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12h
comment How to prove that $\det A=|\lambda|^n$
You are right that $\dim V_0<\dim V$ implies that $A$ is singular.
12h
comment Intersection of two circles giving reversed answer
I don't see any coordinates reversed in the graphics on the referenced mathworld page
12h
comment Why isn't the number of cosets equal to cardinalities of the groups?
@mavavilj Yes. For example, if $x\in H$ (which happens for $|H|$ different $x$) we have $xH=H$.
21h
comment Proving Injectivity $x + \sin(x)$
@ArturodonJuan That iniquality holds for all real $x\ne 0$. Even with the geometrical definition of sine, $\sin x$ is the straight line distance from the $x$-axis to a point on the unit circle, whereas $x$ is the not-so-straight length of the arc along the unit circle from the $x$-axis to that point
1d
comment Let $\mathcal S$ be the collection of all straight lines in the plane $\mathbb R^2$. If $\mathcal S$ is a subbasis for a topology …
@user290425 Of course, see also the meanwhile existing answer.
1d
comment If $c$ is critical point and $x_{n}\to c$ then $f''(c)=0.$
Can we assume that $f$ is twice differentiable? Or only once and the existence of $f''(c)$ is to be shown?
1d
comment Let $\mathcal S$ be the collection of all straight lines in the plane $\mathbb R^2$. If $\mathcal S$ is a subbasis for a topology …
Actually, this new topology is also Hausdorff ...
1d
comment In $\mathbb{Z}[\omega]$, if $a^3+b^3+c^3=0$ then $1-\omega$ divides at least one of $a,b,c$
@ThomasAndrews Your finding leads to $a\equiv b\equiv c\pmod{1-\omega}$. In case $\equiv 0$, we are done. In case $\equiv 2$, just mutiply everything with $2$ to arrive in the remaining case $a\equiv b\equiv c\equiv 1\pmod{1-\omega}$. Then $a^3+b^3+c^3\equiv 3\pmod 9$ by the useful result.
1d
comment Under which additional hypothesis are open maps locally injective
The constant map to a one-point space is open, but locally injective only at isolated points ...
1d
comment Let $I=[0,1]$ and $f:[0,1]\to[0,1]$ be a continuous function. Then exist $x\in I$ such that $f(x)=x$.
Consider $g(x)=f(x)-x$. Then $g(0)\ge 0\ge g(1)$
2d
comment Does there exist a function with following properties?
I just see that after much reformulating my first attempt, this ends up as a filled-out version of @Siminore's answer - so maybe all credit should go there
2d
comment Irreducibility of a Polynomial after a substitution
+1 So here's how to show a polynomial is irreducible by successfully factoring it :)
2d
comment Rational Question for $a + b$ and Irrationality of $a^2 + b^2$
... where $\pi$ can be replaced with any irrational (except square roots of a rational) between $0$ and $\frac{10}3$ ...
2d
comment Finding the Limit of a Sequence (No L'Hopital's Rule)
+1 You even only need that $\lim_{h\to 0}(1+h)^{1/h}$ exists at all, not that it $e$.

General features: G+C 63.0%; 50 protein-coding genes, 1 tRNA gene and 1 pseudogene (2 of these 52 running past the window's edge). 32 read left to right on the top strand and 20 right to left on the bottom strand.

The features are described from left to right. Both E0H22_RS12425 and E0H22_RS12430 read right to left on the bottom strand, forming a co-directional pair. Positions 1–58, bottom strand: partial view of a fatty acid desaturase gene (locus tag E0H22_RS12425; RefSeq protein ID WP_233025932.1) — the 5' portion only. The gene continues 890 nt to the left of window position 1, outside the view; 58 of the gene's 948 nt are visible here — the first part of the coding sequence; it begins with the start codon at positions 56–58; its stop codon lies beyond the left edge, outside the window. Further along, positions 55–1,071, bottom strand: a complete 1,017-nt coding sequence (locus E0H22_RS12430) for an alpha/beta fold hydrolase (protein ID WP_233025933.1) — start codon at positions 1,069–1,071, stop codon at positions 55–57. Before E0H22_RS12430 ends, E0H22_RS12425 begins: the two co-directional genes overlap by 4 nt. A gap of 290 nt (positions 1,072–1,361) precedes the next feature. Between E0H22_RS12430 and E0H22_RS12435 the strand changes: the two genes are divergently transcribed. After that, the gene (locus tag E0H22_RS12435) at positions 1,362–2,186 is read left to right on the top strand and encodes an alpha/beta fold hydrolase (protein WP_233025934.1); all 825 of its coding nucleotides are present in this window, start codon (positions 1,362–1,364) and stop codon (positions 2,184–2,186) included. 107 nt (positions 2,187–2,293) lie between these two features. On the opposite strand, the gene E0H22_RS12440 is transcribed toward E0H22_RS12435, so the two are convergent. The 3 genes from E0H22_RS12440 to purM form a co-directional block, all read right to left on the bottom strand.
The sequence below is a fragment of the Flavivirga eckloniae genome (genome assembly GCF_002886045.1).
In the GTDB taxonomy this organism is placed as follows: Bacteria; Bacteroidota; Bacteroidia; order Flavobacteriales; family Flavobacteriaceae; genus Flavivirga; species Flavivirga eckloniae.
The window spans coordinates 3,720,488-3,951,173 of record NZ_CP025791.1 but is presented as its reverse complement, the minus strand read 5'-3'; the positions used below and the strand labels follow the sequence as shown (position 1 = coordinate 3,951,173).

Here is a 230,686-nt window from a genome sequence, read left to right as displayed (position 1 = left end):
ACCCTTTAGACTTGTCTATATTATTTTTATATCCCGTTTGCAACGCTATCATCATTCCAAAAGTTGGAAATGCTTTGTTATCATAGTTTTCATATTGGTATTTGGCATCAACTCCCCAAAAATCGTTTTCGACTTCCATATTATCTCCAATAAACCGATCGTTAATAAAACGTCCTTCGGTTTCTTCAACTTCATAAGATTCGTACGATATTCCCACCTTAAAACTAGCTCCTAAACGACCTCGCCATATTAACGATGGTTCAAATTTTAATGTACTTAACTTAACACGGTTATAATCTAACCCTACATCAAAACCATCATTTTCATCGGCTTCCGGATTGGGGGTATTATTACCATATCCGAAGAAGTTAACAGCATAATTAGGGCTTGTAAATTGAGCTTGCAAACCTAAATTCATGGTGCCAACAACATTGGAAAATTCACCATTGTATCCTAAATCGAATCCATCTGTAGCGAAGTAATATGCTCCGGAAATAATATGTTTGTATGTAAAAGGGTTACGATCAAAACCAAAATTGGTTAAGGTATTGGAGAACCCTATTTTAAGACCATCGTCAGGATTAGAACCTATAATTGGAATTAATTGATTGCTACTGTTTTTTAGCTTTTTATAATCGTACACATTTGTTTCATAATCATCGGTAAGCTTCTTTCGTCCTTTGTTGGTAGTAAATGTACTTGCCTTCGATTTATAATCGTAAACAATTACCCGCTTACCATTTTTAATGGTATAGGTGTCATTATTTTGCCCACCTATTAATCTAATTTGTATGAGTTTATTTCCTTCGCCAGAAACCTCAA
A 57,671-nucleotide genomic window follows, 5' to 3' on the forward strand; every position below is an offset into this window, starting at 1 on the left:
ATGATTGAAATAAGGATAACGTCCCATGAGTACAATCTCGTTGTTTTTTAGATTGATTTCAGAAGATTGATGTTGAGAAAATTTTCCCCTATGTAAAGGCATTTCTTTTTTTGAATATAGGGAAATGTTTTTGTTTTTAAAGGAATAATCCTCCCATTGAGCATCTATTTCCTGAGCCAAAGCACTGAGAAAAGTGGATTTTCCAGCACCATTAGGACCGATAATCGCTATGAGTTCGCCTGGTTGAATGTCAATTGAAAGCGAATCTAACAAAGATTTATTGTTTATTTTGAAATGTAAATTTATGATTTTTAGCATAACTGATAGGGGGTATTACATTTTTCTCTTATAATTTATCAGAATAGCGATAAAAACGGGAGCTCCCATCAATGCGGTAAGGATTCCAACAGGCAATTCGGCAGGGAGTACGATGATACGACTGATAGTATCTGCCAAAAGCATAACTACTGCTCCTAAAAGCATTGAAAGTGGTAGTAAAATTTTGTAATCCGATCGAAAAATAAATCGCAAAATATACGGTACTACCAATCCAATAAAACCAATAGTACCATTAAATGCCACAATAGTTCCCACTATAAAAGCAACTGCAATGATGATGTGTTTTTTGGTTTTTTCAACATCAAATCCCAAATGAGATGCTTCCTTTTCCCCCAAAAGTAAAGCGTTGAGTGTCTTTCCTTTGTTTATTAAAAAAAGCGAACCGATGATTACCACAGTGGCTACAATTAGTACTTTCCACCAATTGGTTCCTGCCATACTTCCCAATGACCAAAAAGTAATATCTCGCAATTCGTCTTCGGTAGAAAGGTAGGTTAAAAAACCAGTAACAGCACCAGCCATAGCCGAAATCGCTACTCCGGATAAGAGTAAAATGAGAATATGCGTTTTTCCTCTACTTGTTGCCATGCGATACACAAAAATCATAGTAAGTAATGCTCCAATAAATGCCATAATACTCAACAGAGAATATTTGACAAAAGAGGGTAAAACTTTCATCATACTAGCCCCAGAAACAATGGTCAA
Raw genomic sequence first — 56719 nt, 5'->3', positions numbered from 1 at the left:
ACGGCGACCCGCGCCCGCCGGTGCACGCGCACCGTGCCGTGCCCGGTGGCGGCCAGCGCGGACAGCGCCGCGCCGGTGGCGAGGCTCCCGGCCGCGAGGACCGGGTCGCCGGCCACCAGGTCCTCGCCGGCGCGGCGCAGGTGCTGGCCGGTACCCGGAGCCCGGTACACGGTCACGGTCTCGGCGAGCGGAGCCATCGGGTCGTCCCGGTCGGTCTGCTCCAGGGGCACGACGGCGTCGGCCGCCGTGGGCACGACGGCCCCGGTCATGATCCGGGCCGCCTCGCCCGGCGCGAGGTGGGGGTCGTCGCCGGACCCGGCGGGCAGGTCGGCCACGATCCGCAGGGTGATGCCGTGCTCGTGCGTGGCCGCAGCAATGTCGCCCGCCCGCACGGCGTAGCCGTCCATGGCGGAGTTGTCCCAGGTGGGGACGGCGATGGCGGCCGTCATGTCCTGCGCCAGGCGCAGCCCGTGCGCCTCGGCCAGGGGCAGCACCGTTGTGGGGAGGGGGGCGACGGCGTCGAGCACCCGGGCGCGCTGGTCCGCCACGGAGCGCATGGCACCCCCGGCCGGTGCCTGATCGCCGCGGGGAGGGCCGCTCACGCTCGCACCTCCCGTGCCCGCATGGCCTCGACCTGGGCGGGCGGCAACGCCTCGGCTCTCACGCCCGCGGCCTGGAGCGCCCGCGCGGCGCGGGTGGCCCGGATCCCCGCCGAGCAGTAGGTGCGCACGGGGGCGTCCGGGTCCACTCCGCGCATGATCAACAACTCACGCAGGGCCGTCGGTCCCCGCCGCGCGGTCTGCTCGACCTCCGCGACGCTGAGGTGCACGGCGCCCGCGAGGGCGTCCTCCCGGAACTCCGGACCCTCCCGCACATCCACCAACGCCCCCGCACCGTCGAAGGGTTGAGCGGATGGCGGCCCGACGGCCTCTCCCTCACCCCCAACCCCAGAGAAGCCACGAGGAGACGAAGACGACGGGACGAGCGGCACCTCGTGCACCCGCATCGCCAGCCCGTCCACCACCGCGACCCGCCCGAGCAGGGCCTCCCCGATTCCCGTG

2d
comment Counting the number of “distinct” permutations of two sets?
@Finalfire All possible $Y$ can be obtained as follows: Pick an arbitrary bijection $f\colon A\to B$. This induces a homomorphism $\phi\colon S_A\to S_B$, $\sigma\mapsto f\circ \sigma\circ f^{-1}$. Note that by this $(p,q)$ is equivalent to $(\sigma\circ p, \phi(\sigma)\circ q)$. Now pick an arbitrary map $g\colon S_A\to S_A$. Let $Y=Y_g=\{\,(g(p)\circ p,\phi(p))\mid p\in S_A\,\}$. - Hence there are $n!^{n!}$ possible $Y$
2d
comment Real numbers as element of a universe
Why (in defining $\Bbb Z$ the usual way) do we need $-$ to write down $(a,b)\sim (c,d)\iff a+d=c+b$? This does use only $+$. - In contrast, idon't we need $-$ in order to define $+$ for $\{\,(a,b)\in\omega\times\omega\mid a=0\lor b=0\,\}$?
2d
comment Prove: If $\ker(A)\cap \mbox{Im}(A)\not = \{0\}$ then $A$ is a singular matrix
But already $\ker(A)\ne\{0\}$ implies that $A$ is singulkar ...
2d
comment Prove $P(X=k \mid X+Y=n) = \frac1{n+1}$
Maybe as a guidance, the heuristic is: $X,Y$ can be viewed as "number of tails before first head" for a biased coin. We are looking for "number of tails before first head, given that there are $n$ tails before second head" or "given that exactly one out of $n+1$ flips is head, at which position does it occur?" - The latter variant is clearly symmetric in the $n+1$ positions, hence uniform.
Apr
25
comment How to prove that Bezier(t) polynomial lies in convex hull of points (i/n,ai) for i from 1 to n
"and i found that Bezier curve lies in convex hull of it's control points" - then what are the points $(i/n,a_i)$ if they are not the control points?
Apr
25
comment Showing that the powers of a root of the p-th cyclotomic polynomial are distinct roots thereof.
@Peter You do not use the (unstated by the OP) fact that $p$ is prime. For $p=4$, we might have $\gamma=-1$ and then fail because $\gamma^2$ is not a root of $x^3+x^2+x+1$ and because $\gamma^3$ and $\gamma^1$ are equal.